Restaurant review: Fish School offers delicious lessons in taste and texture

The wild eel is pure comfort food, salt baked mullet was memorably moist, and the starters were a conversation stopper. David Lai and Yenn Wong’s Sai Ying Pun venture is a must-try

PUBLISHED : Thursday, 07 January, 2016, 4:01pm
UPDATED : Thursday, 07 January, 2016, 6:26pm

Why do appetisers often seem to taste better than the mains? We pondered that oft-asked question at Fish School, David Lai and Yenn Wong’s must-try restaurant in Sai Ying Pun. Food wasn’t the only thing on which we based our conclusions.

From the 16 “Of the Moment” dishes created with seasonal ingredients, we chose four with difficulty – they all sounded tempting. All were wonderful.

SEE ALSO: Fish School to take Hong Kong-caught fish and cook them the French way

The monkfish liver and foie gras presse (HK$165) stopped the conversation because of its unexpected delicateness, complemented by a hint of tangerine peel and roselle purée sweetness. Also surprising was the absence of bitterness.

We quickly devoured two others dishes – marinated raw crab and sea urchin rice (HK$185), and grilled cuttlefish (HK$165) – although serving size played a part. The crab, mixed into the warm, chewy rice, was an intense flavour burst, with chilli hits. In contrast, the cuttlefish was all about texture: one side slightly underdone meant two sensations in each bite.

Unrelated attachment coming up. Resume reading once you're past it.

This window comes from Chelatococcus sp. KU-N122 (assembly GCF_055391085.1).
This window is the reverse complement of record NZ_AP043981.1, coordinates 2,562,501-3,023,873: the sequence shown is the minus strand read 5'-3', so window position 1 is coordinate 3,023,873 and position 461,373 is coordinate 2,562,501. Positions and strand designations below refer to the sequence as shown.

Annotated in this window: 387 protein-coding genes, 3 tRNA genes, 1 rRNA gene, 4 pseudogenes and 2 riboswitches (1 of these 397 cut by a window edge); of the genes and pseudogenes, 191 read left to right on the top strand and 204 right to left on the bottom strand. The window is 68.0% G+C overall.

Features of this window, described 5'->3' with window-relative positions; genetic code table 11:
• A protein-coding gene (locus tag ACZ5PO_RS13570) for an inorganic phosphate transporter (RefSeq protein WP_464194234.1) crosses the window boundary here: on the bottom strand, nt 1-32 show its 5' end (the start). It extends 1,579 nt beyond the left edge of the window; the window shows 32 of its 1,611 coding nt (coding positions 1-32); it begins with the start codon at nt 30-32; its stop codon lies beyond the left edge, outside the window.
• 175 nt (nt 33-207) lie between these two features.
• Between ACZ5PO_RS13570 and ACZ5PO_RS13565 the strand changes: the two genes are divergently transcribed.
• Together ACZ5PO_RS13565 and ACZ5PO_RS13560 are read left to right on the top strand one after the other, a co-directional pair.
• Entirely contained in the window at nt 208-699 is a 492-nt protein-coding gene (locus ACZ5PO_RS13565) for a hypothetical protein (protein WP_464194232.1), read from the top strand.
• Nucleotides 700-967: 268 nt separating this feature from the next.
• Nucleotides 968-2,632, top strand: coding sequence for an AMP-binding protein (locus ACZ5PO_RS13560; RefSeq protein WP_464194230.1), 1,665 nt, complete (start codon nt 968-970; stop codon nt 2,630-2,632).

SEE ALSO: Favourite Hong Kong restaurants of David Lai, culinary director, Fish School

Our favourite, however, was the mantis shrimp popcorn (HK$175), which creatively interpreted a classic Cantonese dish. Well battered and crunchy, it was enhanced by strong, salty cured duck yolk.

Having paced ourselves well (before 7pm, the seatings are for two hours only), we grimaced upon learning our second course orders had been misunderstood: of three further dishes, only one, the Australian wagyu bavette (HK$330), had been noted. Worse, only three pieces of meat (perfectly medium rare) were served. The four in our group were right to frown.

But the backroom staff came to the rescue: minutes later a salt crust baked mullet (HK$450) appeared, memorably moist and “stolen” from the oven “because you guys are running out of time”. Then came the wild eel (HK$390), which like many other seafoods on offer, had been caught locally. Fatty and sweet, it was pure comfort food.

Conscious of the limited time, we inhaled the desserts. Suffice it to say, we would come back just for the mango/burnt coconut ice cream/coffee (HK$75). It was delicious, but we had to run.

So why did the starters score more points? Possibly because the countdown had been slow to start, fast to finish.

Fish School, 100 Third St, Sai Ying Pun, tel: 2361 2966. About HK$500 without drinks. There’s no service charge